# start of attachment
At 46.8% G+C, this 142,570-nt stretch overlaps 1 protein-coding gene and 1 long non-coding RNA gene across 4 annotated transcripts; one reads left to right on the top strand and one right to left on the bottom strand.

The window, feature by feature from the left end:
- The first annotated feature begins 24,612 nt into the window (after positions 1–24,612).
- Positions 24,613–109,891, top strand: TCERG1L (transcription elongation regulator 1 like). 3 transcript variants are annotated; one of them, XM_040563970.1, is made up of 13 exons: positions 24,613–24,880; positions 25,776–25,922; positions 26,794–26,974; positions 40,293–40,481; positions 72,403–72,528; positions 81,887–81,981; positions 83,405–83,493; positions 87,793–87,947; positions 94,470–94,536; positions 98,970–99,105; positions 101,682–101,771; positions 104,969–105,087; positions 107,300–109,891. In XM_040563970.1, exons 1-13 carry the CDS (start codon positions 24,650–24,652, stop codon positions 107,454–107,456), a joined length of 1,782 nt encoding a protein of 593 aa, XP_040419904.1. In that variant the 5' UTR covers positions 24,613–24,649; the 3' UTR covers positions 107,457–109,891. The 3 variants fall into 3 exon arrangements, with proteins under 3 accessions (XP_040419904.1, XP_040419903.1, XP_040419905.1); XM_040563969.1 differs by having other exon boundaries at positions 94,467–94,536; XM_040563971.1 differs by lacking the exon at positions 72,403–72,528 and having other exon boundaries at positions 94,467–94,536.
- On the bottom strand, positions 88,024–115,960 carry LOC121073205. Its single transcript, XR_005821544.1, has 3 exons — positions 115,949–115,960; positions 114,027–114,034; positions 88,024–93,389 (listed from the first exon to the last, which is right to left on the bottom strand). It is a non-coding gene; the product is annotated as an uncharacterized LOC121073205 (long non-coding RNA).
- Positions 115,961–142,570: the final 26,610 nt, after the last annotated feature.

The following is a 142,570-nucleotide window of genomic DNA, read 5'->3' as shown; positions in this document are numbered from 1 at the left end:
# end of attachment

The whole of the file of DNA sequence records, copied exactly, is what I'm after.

At 46.8% G+C, this 142,570-nt stretch overlaps 1 protein-coding gene and 1 long non-coding RNA gene across 4 annotated transcripts; one reads left to right on the top strand and one right to left on the bottom strand.

The window, feature by feature from the left end:
- The first annotated feature begins 24,612 nt into the window (after positions 1–24,612).
- Positions 24,613–109,891, top strand: TCERG1L (transcription elongation regulator 1 like). 3 transcript variants are annotated; one of them, XM_040563970.1, is made up of 13 exons: positions 24,613–24,880; positions 25,776–25,922; positions 26,794–26,974; positions 40,293–40,481; positions 72,403–72,528; positions 81,887–81,981; positions 83,405–83,493; positions 87,793–87,947; positions 94,470–94,536; positions 98,970–99,105; positions 101,682–101,771; positions 104,969–105,087; positions 107,300–109,891. In XM_040563970.1, exons 1-13 carry the CDS (start codon positions 24,650–24,652, stop codon positions 107,454–107,456), a joined length of 1,782 nt encoding a protein of 593 aa, XP_040419904.1. In that variant the 5' UTR covers positions 24,613–24,649; the 3' UTR covers positions 107,457–109,891. The 3 variants fall into 3 exon arrangements, with proteins under 3 accessions (XP_040419904.1, XP_040419903.1, XP_040419905.1); XM_040563969.1 differs by having other exon boundaries at positions 94,467–94,536; XM_040563971.1 differs by lacking the exon at positions 72,403–72,528 and having other exon boundaries at positions 94,467–94,536.
- On the bottom strand, positions 88,024–115,960 carry LOC121073205. Its single transcript, XR_005821544.1, has 3 exons — positions 115,949–115,960; positions 114,027–114,034; positions 88,024–93,389 (listed from the first exon to the last, which is right to left on the bottom strand). It is a non-coding gene; the product is annotated as an uncharacterized LOC121073205 (long non-coding RNA).
- Positions 115,961–142,570: the final 26,610 nt, after the last annotated feature.

The following is a 142,570-nucleotide window of genomic DNA, read 5'->3' as shown; positions in this document are numbered from 1 at the left end: